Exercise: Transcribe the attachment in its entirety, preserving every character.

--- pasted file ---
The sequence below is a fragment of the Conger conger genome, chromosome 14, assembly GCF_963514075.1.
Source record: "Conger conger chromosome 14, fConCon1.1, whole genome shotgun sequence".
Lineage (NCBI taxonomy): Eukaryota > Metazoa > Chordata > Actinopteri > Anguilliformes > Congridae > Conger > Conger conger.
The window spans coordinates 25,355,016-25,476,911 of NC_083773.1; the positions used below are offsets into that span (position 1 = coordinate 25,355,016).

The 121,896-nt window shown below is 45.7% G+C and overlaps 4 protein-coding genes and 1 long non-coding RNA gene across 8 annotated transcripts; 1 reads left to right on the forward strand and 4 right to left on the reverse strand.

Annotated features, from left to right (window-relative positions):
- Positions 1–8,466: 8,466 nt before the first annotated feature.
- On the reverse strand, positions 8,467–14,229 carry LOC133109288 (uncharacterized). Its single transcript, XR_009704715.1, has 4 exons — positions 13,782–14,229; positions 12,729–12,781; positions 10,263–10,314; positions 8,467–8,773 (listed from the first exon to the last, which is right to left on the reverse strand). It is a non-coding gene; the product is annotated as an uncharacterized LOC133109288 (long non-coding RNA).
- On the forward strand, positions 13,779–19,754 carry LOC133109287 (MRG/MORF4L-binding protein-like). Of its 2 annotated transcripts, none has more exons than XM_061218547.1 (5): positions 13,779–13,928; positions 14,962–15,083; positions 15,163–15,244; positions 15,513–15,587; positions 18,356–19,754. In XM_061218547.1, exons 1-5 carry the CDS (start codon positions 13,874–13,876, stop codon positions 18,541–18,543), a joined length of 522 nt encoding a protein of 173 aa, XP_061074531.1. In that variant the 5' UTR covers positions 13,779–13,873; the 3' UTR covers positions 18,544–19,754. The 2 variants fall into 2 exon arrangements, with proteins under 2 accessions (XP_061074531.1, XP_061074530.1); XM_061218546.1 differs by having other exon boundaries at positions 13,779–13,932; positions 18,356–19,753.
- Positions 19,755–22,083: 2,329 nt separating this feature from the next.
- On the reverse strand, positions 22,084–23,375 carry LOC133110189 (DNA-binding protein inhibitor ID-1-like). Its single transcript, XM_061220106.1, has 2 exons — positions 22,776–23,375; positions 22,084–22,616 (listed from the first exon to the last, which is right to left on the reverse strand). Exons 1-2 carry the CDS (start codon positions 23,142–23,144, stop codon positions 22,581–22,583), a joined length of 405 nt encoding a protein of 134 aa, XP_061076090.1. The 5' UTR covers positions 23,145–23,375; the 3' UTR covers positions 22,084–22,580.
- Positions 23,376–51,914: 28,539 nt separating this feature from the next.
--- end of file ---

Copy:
The sequence below is a fragment of the Conger conger genome, chromosome 14, assembly GCF_963514075.1.
Source record: "Conger conger chromosome 14, fConCon1.1, whole genome shotgun sequence".
Lineage (NCBI taxonomy): Eukaryota > Metazoa > Chordata > Actinopteri > Anguilliformes > Congridae > Conger > Conger conger.
The window spans coordinates 25,355,016-25,476,911 of NC_083773.1; the positions used below are offsets into that span (position 1 = coordinate 25,355,016).

The 121,896-nt window shown below is 45.7% G+C and overlaps 4 protein-coding genes and 1 long non-coding RNA gene across 8 annotated transcripts; 1 reads left to right on the forward strand and 4 right to left on the reverse strand.

Annotated features, from left to right (window-relative positions):
- Positions 1–8,466: 8,466 nt before the first annotated feature.
- On the reverse strand, positions 8,467–14,229 carry LOC133109288 (uncharacterized). Its single transcript, XR_009704715.1, has 4 exons — positions 13,782–14,229; positions 12,729–12,781; positions 10,263–10,314; positions 8,467–8,773 (listed from the first exon to the last, which is right to left on the reverse strand). It is a non-coding gene; the product is annotated as an uncharacterized LOC133109288 (long non-coding RNA).
- On the forward strand, positions 13,779–19,754 carry LOC133109287 (MRG/MORF4L-binding protein-like). Of its 2 annotated transcripts, none has more exons than XM_061218547.1 (5): positions 13,779–13,928; positions 14,962–15,083; positions 15,163–15,244; positions 15,513–15,587; positions 18,356–19,754. In XM_061218547.1, exons 1-5 carry the CDS (start codon positions 13,874–13,876, stop codon positions 18,541–18,543), a joined length of 522 nt encoding a protein of 173 aa, XP_061074531.1. In that variant the 5' UTR covers positions 13,779–13,873; the 3' UTR covers positions 18,544–19,754. The 2 variants fall into 2 exon arrangements, with proteins under 2 accessions (XP_061074531.1, XP_061074530.1); XM_061218546.1 differs by having other exon boundaries at positions 13,779–13,932; positions 18,356–19,753.
- Positions 19,755–22,083: 2,329 nt separating this feature from the next.
- On the reverse strand, positions 22,084–23,375 carry LOC133110189 (DNA-binding protein inhibitor ID-1-like). Its single transcript, XM_061220106.1, has 2 exons — positions 22,776–23,375; positions 22,084–22,616 (listed from the first exon to the last, which is right to left on the reverse strand). Exons 1-2 carry the CDS (start codon positions 23,142–23,144, stop codon positions 22,581–22,583), a joined length of 405 nt encoding a protein of 134 aa, XP_061076090.1. The 5' UTR covers positions 23,145–23,375; the 3' UTR covers positions 22,084–22,580.
- Positions 23,376–51,914: 28,539 nt separating this feature from the next.